- Yes.

You knew that was not mid-channel, nor anything like it?
- No, I thought at the time it was about 15. The officers marked it off and made it ten miles. I thought it was about 15.

Never mind. Take this from me: you were able for two hours to see the land?
- Yes.

I put it to you, whether it was right or wrong, you thought it sufficient to be that ten miles off?
- Yes.

And therefore you did not think it necessary to be in mid-channel?
- No.

Now why did you disobey the Admiralty instructions? You did not try to get to mid-channel; that was not your aim?
- My aim was to find the land.

What I am putting to you is that you never for a moment tried to carry out what the Admiralty had laid down?
- I thought I was trying my best, anyhow.

Now I want to ask you another question. You knew that was a dangerous zone?
- Yes.

And you had these telegrams, we know. Why were you only going at 15 knots?
- Because I was getting up to the Bar, and did not want to have to stop at the Bar.

What I want to ask you about that is this. You see, you told me you had plenty of time in hand?
- Yes.

What was there to prevent you keeping well away until it became necessary for you to come up and cross over to Liverpool to the Bar? You see, you were trying to waste your time by going slowly near the land?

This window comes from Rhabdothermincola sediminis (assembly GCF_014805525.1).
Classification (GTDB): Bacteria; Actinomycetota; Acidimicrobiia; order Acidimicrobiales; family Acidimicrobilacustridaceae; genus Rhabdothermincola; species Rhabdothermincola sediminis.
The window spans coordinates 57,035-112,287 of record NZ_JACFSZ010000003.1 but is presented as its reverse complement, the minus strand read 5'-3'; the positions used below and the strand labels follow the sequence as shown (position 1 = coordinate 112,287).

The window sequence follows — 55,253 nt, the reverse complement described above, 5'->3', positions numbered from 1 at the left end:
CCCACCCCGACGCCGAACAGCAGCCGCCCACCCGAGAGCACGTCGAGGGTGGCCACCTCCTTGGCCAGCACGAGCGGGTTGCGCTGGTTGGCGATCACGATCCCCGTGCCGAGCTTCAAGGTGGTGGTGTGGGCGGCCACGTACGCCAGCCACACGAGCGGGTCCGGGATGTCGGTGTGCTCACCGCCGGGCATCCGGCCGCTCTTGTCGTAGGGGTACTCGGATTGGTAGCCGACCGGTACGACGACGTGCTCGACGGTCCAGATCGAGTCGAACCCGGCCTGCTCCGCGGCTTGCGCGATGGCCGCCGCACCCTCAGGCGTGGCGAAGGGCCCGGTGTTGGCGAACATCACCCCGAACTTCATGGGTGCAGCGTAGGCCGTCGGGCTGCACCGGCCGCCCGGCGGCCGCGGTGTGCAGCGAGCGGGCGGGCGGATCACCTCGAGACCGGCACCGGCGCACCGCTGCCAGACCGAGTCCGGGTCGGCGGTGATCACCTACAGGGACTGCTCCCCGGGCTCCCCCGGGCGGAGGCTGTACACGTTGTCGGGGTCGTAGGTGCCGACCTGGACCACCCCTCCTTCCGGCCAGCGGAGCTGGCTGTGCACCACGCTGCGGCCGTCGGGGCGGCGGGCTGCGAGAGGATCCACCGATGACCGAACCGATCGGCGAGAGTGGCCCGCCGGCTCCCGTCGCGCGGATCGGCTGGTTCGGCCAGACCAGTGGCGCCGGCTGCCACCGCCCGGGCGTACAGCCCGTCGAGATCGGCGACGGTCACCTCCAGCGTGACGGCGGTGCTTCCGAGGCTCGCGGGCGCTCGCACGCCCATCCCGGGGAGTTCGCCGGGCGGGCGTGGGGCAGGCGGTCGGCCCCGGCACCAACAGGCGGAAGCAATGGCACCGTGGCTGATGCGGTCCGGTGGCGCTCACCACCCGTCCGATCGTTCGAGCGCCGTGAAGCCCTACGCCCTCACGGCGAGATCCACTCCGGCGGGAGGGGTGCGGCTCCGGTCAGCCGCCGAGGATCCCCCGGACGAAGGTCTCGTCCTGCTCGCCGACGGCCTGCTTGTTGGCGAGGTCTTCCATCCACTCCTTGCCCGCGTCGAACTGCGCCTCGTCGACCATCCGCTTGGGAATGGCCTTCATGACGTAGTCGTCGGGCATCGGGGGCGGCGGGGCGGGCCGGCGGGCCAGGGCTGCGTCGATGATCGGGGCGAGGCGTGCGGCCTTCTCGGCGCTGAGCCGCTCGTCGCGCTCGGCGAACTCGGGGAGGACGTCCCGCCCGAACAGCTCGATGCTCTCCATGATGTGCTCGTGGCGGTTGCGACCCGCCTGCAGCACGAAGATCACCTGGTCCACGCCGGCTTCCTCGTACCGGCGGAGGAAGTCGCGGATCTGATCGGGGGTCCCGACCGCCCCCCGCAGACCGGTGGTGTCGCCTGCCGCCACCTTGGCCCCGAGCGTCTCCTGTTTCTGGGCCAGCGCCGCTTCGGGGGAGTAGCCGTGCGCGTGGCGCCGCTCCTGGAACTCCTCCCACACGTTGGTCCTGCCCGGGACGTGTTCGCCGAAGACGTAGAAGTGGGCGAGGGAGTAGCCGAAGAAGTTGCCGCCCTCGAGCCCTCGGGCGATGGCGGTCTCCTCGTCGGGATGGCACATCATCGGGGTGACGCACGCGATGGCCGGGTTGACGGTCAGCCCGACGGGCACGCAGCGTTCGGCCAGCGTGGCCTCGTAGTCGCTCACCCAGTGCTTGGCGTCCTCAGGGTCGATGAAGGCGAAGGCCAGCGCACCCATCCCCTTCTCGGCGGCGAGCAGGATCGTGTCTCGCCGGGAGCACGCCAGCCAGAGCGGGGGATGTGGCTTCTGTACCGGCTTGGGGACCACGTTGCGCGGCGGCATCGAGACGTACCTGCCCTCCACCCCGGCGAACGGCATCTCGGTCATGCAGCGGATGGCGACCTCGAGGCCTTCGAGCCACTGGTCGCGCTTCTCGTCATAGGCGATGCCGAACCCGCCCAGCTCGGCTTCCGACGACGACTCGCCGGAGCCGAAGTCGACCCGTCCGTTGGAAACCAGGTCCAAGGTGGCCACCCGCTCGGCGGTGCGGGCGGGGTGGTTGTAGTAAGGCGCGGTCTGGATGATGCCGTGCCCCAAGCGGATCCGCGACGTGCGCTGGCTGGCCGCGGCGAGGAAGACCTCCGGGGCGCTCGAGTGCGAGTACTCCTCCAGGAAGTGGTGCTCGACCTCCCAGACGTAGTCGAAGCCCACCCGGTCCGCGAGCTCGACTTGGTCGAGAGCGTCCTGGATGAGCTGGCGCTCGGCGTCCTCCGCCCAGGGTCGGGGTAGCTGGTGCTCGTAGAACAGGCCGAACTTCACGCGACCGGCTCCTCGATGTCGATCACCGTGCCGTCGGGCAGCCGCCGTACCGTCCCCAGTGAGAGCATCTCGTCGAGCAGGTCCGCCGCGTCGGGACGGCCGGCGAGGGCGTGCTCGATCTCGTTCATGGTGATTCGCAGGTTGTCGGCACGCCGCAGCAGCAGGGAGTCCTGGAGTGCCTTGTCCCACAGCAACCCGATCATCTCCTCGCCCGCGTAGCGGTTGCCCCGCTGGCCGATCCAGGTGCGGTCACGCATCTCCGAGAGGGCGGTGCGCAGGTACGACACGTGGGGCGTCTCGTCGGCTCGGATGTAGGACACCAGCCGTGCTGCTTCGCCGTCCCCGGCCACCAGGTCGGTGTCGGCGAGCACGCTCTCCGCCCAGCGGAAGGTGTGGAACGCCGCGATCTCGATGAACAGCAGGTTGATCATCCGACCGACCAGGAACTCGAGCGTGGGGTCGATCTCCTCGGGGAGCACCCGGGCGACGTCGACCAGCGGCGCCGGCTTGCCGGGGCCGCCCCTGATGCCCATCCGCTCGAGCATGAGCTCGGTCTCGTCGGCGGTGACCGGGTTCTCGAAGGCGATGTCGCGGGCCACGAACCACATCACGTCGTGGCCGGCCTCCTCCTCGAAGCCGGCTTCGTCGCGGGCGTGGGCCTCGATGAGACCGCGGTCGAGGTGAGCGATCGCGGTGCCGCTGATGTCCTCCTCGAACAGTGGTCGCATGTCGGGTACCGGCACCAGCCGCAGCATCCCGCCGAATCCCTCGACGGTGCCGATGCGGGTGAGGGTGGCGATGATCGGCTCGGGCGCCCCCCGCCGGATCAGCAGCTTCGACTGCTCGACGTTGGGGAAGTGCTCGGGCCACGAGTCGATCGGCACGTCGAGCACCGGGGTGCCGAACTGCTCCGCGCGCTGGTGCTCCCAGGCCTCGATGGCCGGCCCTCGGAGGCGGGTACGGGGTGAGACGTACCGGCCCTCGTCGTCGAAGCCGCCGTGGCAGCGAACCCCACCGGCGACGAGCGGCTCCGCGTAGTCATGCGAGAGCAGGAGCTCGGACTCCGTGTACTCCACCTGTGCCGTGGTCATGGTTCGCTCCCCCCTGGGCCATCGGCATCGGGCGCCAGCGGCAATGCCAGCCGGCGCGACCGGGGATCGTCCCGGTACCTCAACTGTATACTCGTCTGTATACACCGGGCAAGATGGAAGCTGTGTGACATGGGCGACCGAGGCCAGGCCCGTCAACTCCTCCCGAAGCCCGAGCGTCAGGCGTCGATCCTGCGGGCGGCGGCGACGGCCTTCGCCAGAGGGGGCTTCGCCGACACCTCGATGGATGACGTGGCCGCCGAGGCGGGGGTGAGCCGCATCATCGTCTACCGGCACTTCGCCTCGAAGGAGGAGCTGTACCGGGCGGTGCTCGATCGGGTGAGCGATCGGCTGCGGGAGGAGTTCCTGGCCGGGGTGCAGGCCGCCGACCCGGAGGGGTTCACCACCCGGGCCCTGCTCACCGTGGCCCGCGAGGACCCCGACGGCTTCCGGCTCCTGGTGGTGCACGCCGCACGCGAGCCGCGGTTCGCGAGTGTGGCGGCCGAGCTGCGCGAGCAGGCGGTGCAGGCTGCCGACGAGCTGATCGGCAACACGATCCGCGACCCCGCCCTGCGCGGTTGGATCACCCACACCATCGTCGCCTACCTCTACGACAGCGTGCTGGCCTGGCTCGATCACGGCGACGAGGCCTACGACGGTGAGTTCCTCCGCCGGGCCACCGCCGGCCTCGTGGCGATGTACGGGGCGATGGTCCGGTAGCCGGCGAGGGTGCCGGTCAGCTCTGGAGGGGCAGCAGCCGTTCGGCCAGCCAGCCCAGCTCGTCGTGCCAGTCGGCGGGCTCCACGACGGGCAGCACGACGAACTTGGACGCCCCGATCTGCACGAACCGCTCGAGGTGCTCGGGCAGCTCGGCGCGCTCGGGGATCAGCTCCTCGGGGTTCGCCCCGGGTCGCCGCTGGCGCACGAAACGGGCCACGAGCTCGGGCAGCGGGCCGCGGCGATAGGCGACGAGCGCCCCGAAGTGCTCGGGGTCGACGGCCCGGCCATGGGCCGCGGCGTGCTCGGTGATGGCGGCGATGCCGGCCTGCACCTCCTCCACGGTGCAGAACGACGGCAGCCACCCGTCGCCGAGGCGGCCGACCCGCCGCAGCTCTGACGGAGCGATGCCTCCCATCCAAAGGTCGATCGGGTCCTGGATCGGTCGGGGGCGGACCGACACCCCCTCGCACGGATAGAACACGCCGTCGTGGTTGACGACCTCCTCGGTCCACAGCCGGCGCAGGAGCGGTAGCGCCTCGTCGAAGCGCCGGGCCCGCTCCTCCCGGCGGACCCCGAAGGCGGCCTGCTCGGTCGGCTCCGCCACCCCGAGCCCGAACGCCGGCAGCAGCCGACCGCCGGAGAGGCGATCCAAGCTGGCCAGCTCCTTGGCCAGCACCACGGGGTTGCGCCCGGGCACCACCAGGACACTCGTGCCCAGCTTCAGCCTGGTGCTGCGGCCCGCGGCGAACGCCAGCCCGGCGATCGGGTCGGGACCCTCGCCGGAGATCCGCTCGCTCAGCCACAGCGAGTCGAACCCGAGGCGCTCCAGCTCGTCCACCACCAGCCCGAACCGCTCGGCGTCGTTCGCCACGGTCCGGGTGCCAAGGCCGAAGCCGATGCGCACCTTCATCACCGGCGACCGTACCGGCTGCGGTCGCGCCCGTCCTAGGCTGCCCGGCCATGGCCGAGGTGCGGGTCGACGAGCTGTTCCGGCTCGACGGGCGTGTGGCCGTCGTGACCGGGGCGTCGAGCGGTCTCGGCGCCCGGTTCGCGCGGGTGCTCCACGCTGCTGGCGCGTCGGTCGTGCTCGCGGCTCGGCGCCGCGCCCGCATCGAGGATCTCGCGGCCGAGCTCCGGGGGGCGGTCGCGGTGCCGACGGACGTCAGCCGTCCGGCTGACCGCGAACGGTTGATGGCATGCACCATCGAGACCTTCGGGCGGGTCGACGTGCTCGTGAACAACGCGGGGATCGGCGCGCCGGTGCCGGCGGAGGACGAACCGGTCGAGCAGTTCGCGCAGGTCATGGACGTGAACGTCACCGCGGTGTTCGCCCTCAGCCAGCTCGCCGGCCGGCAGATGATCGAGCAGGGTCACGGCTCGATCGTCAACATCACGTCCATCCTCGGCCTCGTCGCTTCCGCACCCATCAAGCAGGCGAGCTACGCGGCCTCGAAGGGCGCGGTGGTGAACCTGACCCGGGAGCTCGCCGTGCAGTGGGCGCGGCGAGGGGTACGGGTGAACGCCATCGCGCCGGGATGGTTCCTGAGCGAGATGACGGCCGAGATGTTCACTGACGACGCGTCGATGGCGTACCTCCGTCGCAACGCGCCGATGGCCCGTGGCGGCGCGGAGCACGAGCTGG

- 18 knots. There was plenty of time.

You could have kept out?
- We could have kept out, but when we were up here there was a submarine reported off Fastnet, down west, and we had passed that.

You had all this time in hand, and you were purposely going slow?
- Not slow - 18 knots.

Well, not your best speed; passing ten miles from a headland instead of going at full speed up the channel?
- Yes.

Did you do that deliberately?
- I did.

Was that not against your instructions?
- Well, yes.

The Commissioner:
When did you reduce your speed from 21 knots to 18?
- When we made the land.

When was that?
- I forget the time - ten or eleven o'clock probably, as near as I can remember.

The Attorney-General:
That morning there was a bit of a fog, and you reduced speed?
- Yes, to 15 knots.

And then you got up to 18 again?
- Yes.

You had plenty of coal on board, had you not, to go 21 knots?
- Yes.

The distance from where you were, you have already told me, to Liverpool was about 250 miles?
- Yes.

How far would it be to the Bar?
- It bears 12 miles from the Rock; about 238.